Anyone who has sat next to a body of water and watched the play of wind and sun across the surface knows the trance inducing effect of such a vigil. Trance, of varying depths, is what makes scrying possible and, in fact, some scrying disciplines are still carried out with a bowl of water rather than a mirror. I imagine that some magician of the past realized that they could get much the same effect with a mirror or other reflective surface and the right sort of lighting (usually candle light) and thus scrying was born. By the law of association, if the reflective surface of water could be used to induce trance and commune with the inner self or with spirits then so, too, could the reflective surface of a mirror.

I would also note that, in some ceremonial styles of evocation, the spirit being summoned is commanded to appear in what is called a Triangle of Art and that the Triangle may actually have a mirror in it through which the spirit may manifest. So we have some evidence that, in magical thought, the mirror came to be viewed as not just a tool for opening the psychic senses but an actual portal through which beings might manifest. Thinking on this gives the “willies” phenomenon a whole new level of meaning.

Now certainly, much of what scares us about mirrors is that fear, developed from too much exposure to the media, that we will see someone or something creeping up on us from behind. But I believe that the part of us that is more attuned to the Otherside also recognizes that, under the right conditions, mirrors can act as portals and, where there are portals, there may be Intruders. We see a pale reflection of this portal opening power in the Bloody Mary urban legend.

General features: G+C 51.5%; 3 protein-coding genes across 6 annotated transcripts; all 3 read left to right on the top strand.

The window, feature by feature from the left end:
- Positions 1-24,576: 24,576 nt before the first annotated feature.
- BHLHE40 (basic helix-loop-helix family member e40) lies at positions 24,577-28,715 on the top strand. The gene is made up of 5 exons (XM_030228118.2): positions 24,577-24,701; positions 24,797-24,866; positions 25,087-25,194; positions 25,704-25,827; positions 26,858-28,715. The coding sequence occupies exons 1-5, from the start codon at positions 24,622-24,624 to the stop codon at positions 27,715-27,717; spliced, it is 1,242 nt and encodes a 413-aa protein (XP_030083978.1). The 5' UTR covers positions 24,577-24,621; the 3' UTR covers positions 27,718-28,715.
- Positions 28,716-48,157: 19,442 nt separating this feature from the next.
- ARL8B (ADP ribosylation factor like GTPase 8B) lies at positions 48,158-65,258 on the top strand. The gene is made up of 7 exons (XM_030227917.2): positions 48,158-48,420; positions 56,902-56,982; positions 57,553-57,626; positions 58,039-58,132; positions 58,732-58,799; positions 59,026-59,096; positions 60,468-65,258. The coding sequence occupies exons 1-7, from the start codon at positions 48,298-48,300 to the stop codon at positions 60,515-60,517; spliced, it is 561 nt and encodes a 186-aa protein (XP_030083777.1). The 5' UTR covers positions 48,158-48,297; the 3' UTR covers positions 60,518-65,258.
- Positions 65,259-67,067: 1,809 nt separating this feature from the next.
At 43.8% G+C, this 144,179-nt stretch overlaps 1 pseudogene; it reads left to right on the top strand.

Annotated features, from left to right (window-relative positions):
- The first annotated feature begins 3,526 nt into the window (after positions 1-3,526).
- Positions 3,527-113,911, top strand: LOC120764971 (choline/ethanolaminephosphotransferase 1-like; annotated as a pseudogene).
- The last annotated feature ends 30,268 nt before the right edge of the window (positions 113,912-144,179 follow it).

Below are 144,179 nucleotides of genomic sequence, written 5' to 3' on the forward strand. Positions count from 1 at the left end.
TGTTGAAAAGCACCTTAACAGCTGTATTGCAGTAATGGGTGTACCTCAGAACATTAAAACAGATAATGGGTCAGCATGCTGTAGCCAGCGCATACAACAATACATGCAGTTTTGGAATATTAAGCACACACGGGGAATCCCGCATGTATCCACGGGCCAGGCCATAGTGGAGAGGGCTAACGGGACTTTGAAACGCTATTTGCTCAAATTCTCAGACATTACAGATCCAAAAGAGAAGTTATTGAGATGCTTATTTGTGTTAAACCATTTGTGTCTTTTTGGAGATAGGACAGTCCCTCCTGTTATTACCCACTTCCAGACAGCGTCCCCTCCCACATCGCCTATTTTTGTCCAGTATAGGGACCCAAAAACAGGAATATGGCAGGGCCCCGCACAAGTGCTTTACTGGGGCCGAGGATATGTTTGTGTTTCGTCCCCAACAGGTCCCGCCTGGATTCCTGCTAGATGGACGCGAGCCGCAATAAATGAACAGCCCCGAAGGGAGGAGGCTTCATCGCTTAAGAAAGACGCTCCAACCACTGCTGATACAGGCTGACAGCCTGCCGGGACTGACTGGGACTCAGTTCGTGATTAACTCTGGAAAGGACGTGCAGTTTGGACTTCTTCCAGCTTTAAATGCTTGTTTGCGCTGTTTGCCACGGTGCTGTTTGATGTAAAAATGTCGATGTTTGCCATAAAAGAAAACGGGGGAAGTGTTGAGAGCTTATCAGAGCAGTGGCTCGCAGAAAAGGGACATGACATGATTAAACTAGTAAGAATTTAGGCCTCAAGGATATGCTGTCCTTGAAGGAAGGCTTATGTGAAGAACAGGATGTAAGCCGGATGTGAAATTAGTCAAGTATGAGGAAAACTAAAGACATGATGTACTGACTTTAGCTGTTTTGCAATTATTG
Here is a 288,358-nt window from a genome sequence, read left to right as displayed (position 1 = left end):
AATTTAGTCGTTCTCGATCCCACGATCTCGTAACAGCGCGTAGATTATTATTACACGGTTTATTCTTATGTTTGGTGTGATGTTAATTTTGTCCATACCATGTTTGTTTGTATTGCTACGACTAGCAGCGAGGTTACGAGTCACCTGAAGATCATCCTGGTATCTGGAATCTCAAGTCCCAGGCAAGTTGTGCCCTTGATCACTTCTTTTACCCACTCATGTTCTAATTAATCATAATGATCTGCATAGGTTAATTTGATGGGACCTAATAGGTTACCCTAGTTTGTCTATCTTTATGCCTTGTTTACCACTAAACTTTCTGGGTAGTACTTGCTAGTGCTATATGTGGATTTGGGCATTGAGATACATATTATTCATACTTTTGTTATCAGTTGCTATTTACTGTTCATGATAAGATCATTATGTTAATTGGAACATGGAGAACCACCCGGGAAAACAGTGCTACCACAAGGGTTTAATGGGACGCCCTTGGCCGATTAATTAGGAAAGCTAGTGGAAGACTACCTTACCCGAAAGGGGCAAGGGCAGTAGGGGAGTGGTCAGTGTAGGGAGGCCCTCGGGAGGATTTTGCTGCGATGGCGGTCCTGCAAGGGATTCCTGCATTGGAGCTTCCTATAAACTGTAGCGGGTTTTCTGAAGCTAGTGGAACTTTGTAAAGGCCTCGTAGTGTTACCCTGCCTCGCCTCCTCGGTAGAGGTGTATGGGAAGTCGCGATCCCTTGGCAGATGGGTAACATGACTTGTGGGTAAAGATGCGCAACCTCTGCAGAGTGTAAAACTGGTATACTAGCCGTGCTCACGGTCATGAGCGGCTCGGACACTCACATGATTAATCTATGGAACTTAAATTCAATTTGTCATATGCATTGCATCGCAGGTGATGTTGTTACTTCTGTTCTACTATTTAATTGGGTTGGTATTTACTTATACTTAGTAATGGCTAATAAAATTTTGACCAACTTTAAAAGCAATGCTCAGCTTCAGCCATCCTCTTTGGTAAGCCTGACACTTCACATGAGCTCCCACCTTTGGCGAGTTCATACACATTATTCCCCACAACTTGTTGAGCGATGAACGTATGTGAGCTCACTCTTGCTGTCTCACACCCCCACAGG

My advice – mirrors are potential portals. Never do anything that could actually turn them into a means for accessing your area:

1) Use them for what they are designed for, in bright light when possible.
2) Do not spend a lot of time staring into them (even if you have a blemish).
3) Do not talk to your reflection in the mirror, or, if you do so for psychological purposes, do not make the talk into a mantra (repeating the same thing over and over and inducing trance).
4) If you buy a used mirror of any type, know the provenance (I would say the same of any used furniture) and be prepared to banish if you can not determine where the mirror came from.
5) Beware of mirrors given as gifts especially if the source of the gift has issues with you or might want to try to bind you to them (a lot of coercive magic such as love spells can be done with a mirror).

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About stormeye60

A place for discussing the interface between magic and things that go bump in the night. View all posts by stormeye60

4 responses to “Mirror, Mirror on The Wall